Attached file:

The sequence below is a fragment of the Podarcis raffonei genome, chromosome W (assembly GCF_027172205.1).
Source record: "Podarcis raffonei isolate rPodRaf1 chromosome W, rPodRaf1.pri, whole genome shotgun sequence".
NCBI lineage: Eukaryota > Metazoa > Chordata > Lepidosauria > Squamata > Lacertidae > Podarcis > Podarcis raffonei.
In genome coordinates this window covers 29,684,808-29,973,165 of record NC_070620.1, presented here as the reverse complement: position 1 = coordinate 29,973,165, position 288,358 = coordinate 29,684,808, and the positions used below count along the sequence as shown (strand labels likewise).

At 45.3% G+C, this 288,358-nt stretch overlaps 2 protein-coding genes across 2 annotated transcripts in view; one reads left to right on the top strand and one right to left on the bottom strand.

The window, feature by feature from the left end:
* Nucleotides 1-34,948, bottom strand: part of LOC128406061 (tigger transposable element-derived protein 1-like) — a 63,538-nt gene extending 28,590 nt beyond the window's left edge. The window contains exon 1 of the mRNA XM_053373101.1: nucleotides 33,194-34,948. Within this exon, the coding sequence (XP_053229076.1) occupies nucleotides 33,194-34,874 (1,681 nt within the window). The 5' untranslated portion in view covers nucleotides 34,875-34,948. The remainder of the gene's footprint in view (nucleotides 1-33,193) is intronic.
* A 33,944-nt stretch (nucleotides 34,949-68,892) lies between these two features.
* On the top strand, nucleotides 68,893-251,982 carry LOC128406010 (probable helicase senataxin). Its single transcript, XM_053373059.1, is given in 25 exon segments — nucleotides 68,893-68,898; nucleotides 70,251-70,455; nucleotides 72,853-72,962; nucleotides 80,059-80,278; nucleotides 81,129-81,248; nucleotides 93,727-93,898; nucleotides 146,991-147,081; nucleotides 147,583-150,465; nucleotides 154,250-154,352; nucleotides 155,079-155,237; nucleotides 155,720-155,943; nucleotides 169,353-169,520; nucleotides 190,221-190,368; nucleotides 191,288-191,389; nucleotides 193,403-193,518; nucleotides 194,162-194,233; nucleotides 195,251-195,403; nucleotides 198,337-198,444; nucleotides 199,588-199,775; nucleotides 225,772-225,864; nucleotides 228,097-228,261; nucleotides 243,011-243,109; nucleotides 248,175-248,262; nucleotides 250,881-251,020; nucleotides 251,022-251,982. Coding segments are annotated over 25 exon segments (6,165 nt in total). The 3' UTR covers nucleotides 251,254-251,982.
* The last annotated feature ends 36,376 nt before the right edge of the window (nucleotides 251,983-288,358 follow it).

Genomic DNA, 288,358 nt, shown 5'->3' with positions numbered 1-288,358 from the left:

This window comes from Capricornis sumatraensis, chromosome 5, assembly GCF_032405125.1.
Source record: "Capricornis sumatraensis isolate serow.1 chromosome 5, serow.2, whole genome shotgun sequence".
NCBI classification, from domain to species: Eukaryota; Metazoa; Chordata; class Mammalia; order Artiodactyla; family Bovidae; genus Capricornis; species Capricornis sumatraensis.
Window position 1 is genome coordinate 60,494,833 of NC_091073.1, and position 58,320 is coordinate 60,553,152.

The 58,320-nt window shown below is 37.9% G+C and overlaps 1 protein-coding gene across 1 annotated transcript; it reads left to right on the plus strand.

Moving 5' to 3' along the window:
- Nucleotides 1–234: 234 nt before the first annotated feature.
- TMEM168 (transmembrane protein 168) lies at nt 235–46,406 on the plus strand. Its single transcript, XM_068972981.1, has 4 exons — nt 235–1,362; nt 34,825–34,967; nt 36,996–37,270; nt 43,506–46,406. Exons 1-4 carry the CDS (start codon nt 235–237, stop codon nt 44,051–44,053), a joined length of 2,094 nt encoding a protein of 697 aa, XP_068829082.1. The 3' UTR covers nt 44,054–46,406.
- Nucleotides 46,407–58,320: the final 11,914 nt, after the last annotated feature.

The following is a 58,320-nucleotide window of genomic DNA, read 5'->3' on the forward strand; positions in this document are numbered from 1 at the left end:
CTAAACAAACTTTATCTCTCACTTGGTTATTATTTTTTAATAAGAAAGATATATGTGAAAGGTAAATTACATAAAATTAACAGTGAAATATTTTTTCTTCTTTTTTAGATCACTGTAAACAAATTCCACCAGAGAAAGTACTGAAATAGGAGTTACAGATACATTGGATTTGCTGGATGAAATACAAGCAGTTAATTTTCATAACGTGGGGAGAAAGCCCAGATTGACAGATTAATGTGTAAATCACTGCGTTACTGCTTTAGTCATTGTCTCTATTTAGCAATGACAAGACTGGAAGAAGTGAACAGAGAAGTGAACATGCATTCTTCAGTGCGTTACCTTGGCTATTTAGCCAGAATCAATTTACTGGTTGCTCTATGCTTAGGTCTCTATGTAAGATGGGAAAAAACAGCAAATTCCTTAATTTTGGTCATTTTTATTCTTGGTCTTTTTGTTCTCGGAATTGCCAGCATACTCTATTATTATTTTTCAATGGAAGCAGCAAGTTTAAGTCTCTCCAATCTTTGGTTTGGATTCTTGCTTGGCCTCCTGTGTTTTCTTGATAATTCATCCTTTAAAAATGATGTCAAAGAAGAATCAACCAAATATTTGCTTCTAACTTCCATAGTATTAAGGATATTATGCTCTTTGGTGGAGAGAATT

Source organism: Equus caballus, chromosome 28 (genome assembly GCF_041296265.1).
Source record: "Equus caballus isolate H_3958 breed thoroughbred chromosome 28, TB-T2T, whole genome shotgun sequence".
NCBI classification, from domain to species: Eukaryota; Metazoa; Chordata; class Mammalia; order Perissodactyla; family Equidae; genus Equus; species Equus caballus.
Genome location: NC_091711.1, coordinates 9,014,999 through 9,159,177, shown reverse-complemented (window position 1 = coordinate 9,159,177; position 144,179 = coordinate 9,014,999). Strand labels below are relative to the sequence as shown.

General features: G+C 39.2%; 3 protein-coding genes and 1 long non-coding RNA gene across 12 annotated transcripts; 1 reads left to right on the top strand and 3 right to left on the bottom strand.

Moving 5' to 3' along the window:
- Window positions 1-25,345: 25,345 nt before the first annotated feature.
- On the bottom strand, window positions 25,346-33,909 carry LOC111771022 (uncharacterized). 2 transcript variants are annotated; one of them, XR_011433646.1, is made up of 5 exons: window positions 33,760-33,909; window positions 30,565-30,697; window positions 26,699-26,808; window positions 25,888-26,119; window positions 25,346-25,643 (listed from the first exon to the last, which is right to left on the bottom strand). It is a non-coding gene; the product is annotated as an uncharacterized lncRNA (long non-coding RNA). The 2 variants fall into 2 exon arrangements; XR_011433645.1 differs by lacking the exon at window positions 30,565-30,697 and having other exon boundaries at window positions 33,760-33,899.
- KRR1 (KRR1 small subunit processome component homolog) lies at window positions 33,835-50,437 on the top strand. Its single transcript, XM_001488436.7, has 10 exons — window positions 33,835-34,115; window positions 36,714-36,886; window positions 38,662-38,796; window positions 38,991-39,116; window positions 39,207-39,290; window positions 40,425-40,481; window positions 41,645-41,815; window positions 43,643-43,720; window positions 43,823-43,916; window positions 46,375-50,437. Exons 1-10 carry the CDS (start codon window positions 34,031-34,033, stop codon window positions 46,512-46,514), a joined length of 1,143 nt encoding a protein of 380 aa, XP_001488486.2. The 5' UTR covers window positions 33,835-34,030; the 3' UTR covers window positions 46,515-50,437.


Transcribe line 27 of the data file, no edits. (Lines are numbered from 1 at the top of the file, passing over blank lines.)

General features: G+C 39.2%; 3 protein-coding genes and 1 long non-coding RNA gene across 12 annotated transcripts; 1 reads left to right on the top strand and 3 right to left on the bottom strand.